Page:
More than 500 days of isolation with five other guys … could you do it? That is what one Chinese man, two European and three Russian men have been through to simulate what humans might encounter if they attempted to venture to Mars. They have missed seasons and friends and for one so-called “simulnaut” – a new wife.
The mock Mars mission ended and the crew emerged into the daylight in Moscow today after 520 days crammed inside a windowless capsule the size of a schoolbus.
See the 12-minute video of the hatch opening and some brief remarks from the crew here at the official Mars 500 page.
While cooped up in a Moscow suburb, they simulated a walk on the Martian surface, rationed their food and even communicated “back to Earth” with a 20-minute delay.
See Miles O’Brien’s story on the Mars500 project that we ran on the Newshour this past July.
We also talked with Miles about the piece and the psychological feat the researchers faced:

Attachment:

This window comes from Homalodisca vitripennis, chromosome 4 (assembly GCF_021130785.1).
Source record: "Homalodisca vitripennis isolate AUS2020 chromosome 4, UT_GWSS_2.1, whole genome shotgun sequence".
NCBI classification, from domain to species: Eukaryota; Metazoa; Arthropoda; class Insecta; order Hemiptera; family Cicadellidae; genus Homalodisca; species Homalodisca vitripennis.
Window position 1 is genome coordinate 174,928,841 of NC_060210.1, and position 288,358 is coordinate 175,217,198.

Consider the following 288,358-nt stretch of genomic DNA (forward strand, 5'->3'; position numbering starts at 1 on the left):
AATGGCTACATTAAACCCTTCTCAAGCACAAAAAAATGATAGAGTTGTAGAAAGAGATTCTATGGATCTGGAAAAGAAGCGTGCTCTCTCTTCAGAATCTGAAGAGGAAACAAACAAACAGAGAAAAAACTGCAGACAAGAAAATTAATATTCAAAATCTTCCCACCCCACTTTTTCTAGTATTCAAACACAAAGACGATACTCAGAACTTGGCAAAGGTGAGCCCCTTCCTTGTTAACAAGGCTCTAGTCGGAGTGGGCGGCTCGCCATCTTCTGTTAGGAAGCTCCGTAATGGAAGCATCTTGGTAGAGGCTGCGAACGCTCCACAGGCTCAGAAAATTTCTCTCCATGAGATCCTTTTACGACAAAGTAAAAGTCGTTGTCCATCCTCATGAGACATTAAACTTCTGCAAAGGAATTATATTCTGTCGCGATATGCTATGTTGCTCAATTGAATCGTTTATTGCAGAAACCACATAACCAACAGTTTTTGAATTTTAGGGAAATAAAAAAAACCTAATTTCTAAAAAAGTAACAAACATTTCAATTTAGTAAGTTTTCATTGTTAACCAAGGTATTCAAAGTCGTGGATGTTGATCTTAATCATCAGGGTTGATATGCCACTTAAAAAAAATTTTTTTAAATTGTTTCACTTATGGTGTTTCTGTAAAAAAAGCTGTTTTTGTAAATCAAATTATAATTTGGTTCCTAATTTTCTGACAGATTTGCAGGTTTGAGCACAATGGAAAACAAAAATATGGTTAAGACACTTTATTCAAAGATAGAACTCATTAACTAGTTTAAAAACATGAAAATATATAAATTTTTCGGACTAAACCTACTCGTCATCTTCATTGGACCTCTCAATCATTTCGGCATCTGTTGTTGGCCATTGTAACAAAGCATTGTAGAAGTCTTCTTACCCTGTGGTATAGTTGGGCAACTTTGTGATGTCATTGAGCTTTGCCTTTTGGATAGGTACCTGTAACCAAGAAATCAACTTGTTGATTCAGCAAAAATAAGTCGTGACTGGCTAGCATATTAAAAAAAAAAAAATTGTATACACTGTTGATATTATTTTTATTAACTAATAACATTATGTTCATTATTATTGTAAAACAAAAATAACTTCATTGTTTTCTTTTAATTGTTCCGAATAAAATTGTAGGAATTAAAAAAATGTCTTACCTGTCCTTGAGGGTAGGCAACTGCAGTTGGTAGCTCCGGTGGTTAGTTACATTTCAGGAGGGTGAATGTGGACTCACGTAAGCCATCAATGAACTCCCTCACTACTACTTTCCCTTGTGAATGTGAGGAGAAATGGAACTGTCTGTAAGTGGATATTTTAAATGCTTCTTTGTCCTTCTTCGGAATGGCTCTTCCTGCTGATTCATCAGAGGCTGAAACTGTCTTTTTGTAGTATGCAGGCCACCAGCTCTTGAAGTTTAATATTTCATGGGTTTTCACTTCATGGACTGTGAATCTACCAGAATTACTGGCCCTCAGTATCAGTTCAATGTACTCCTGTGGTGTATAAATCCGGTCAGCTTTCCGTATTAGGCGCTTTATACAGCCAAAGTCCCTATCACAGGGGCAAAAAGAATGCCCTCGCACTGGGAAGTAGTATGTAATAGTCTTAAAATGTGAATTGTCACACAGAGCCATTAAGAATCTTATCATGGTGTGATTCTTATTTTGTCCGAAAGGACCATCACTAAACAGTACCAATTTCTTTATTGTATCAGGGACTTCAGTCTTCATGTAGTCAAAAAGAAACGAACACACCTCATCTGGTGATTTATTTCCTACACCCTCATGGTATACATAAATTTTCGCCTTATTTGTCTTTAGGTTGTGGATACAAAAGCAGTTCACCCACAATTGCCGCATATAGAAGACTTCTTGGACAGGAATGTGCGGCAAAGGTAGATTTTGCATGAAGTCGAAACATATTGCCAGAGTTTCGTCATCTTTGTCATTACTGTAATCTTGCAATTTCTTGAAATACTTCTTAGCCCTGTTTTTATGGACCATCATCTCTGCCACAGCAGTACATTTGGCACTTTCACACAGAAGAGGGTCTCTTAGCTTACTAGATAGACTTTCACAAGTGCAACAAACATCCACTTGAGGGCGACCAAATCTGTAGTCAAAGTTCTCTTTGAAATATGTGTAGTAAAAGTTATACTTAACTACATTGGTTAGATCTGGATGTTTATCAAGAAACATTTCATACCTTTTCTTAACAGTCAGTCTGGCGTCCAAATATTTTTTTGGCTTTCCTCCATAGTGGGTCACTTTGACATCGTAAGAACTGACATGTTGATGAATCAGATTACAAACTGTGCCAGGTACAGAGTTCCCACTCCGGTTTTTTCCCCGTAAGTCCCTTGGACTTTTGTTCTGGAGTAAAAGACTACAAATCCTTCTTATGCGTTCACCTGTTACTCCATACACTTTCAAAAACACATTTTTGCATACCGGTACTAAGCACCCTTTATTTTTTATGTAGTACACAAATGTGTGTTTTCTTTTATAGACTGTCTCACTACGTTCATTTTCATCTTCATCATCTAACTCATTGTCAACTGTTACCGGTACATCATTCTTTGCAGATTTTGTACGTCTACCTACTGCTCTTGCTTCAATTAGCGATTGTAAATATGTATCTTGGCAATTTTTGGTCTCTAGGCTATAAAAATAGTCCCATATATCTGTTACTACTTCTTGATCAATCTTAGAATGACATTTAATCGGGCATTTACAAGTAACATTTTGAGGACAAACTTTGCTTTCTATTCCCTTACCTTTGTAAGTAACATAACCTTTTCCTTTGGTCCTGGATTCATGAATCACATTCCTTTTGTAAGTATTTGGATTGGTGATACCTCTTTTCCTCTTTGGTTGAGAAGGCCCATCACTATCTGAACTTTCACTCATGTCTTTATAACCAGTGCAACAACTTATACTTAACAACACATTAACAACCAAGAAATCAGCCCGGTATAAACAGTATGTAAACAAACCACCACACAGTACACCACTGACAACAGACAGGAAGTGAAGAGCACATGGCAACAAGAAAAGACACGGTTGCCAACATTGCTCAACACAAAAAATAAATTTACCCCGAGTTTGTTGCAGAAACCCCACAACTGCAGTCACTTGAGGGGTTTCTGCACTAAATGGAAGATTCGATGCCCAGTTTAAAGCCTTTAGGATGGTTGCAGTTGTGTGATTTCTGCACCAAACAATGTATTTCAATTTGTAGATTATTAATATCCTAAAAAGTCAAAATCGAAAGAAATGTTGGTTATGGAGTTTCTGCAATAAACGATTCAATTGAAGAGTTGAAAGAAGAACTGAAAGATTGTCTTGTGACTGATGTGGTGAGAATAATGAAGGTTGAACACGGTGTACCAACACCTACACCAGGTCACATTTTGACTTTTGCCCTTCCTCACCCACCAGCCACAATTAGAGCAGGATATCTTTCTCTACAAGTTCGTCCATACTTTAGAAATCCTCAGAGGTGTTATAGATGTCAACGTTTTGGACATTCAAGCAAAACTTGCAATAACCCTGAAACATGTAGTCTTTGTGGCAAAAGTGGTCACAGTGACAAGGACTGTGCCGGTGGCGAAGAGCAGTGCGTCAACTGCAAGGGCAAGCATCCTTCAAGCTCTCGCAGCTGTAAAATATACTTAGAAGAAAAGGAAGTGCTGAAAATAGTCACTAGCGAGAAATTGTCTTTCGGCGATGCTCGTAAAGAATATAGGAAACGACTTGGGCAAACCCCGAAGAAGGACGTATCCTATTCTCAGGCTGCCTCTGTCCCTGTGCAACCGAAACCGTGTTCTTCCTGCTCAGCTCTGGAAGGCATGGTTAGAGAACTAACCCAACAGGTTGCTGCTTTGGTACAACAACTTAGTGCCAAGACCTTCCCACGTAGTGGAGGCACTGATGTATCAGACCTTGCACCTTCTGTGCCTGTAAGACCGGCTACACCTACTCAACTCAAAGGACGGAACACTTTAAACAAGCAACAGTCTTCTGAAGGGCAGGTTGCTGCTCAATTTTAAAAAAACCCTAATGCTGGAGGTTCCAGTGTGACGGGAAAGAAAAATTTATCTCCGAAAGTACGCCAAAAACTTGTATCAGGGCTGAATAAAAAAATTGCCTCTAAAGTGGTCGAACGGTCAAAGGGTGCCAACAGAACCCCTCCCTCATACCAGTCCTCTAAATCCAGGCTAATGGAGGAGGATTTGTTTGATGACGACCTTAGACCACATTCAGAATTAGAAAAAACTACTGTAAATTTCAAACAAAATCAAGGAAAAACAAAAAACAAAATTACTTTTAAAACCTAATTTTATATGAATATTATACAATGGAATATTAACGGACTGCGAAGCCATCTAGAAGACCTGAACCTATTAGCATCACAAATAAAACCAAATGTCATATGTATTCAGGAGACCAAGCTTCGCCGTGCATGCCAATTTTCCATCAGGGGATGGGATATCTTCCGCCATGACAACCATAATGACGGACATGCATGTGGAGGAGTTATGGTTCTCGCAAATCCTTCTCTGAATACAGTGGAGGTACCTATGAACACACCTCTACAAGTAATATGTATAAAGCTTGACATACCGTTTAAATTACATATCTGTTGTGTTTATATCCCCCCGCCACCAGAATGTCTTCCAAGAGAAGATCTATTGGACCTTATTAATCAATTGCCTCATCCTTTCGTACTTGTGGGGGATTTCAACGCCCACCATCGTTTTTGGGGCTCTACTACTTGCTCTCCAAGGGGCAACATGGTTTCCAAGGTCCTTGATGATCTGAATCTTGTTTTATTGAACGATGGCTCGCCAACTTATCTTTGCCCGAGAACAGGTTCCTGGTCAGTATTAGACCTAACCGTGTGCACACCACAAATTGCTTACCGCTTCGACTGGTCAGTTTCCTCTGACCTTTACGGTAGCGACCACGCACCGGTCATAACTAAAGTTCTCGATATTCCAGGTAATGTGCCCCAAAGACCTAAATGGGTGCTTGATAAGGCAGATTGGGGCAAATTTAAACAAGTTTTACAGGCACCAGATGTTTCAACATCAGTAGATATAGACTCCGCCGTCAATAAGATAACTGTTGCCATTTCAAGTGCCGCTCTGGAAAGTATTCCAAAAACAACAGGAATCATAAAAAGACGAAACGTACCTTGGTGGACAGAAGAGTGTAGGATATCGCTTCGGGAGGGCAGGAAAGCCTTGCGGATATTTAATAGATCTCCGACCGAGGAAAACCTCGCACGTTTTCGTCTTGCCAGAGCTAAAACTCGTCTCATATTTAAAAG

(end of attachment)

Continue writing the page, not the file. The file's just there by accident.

Keep in mind, this is as much a psychological test as it a physical one. Because unlike actual space travel, there is no weightlessness which can cause muscles to atrophy and bones to weaken from lack of strain. There was also no extended radiation in this experiment, the kind any future astronaut is likely to experience over long periods of space travel. There is also the small matter that an actual mission would take probably twice as long. The crews would land and do research for a year and a half.
Here is a slideshow from February when the simulated spaceship “landed” on planet Mars.